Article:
“Mom, how do you spell ’skinnier?’” she asks me, holding a notebook close to her chest, pencil poised and ready. My heart falls into my gut and lodges itself somewhere underneath my kidneys. I fight the urge to double over in pain. These conversations threaten to break me in half.
In the most casual tone I can muster, I quickly rattle off the letters and then say, “Why do you ask?”
“I just wanted to know!” she says and writes something down on her paper.
“What are you writing, honey?” I ask.
“Just something!” she says and then she is gone, out of the kitchen and up into her room. I hear the door at the bottom of the stairs bang shut behind her.
Fear washes over me and I feel suddenly crazy and helpless. Unlike the inspiring mother who danced naked with her seven-year old, I am not overqualified when it comes to talking about female body image with my daughters. I am still working diligently to love my own imperfect mess of hair and skin and bones. I still wince imperceptibly when I am told that I am beautiful, a tiny alarm bell going off somewhere in the back of my mind that reminds me to quickly, quickly find out what this person wants from me.
I do not want this for my daughters.
Absolutely nothing frightens me more than the thought of my girls, my smart, compassionate, gorgeous, healthy girls, believing that their bodies are anything less than spectacular. Which makes me wonder: Can a mother with demons of her own raise strong, confident daughters? The answer, of course, is yes, if I can be careful not to let the fear take over. If the girls come to me and say, “Mom, I wish I was skinnier,” I must try not to not to bulldoze the moment with well-meaning platitudes (”WHAT DO YOU MEAN, YOU ARE PERFECT EXACTLY THE WAY YOU ARE, EVERYTHING IS OKAY.”)
Instead, I will say: ”Tell me more about that.”
And then, when I’ve listened to what they have to say, and given them a safe space to air their worries, thoughts and fears, I can remind them, gently, that they are smart, compassionate, gorgeous and healthy. That their value doesn’t come from looking like a toothpick, it comes from their innate, indestructible goodness. That there will be times when they don’t believe this about themselves, and that’s ok. Because my job is to believe it all the time, no matter what. And I will always be there to remind them.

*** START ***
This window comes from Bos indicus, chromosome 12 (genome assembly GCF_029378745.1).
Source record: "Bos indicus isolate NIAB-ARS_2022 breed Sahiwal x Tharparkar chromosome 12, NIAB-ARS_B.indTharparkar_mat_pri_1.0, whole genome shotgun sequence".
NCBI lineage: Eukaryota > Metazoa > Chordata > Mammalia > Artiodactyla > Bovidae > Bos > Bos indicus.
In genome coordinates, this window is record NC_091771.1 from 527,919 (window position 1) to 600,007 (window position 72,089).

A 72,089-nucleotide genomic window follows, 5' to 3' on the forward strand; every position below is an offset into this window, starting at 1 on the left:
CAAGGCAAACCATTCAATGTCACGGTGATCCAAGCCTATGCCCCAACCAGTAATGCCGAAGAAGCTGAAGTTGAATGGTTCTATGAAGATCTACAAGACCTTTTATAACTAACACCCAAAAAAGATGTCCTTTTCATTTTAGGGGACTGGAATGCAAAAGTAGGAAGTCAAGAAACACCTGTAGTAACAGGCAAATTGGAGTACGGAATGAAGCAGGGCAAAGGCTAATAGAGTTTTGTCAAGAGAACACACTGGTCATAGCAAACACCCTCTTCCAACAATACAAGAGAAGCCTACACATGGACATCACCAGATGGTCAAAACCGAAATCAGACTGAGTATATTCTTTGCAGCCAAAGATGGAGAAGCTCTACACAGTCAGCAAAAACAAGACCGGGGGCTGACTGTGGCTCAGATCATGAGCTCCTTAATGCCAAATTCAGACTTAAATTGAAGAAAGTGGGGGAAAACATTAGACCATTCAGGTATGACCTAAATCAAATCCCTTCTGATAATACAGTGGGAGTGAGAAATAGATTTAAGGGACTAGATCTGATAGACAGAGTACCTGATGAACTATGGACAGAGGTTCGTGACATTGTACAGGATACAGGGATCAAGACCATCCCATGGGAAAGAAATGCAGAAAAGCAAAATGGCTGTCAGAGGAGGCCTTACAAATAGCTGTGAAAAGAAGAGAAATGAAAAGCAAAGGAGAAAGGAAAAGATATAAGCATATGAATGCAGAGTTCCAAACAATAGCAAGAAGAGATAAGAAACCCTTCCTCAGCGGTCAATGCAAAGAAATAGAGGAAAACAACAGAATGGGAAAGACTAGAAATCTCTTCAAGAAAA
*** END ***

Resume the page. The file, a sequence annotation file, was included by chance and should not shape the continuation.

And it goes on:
I spend a few moments gathering my thoughts, and then follow my daughter upstairs. There, abandoned on the top step, is her notebook. Before I can stop myself I flip the cover open and skim the page she has filled with notes about her day.
Mom is making dinner. My homework is hard. I think the answer is E but Mom says no. I am very tired. Olive is getting skinnier.
I am weak with relief- she has written about our old cat, whose new wet food diet is agreeing with her.
I walk over to her bed and sit down beside her. She’s playing with her stuffed animals, and I pick up her favorite little tiger and kiss the top of its fuzzy head, and then I kiss her. The time will come when I will sit with her and listen to her worries and thoughts and fears about her body, but I’m glad it isn’t tonight. Even so, I say to her, “You know what I think?”
“What?” she says.
“I think you are smart and compassionate and gorgeous and healthy.”
“Okay,” she says. “I’m hungry.”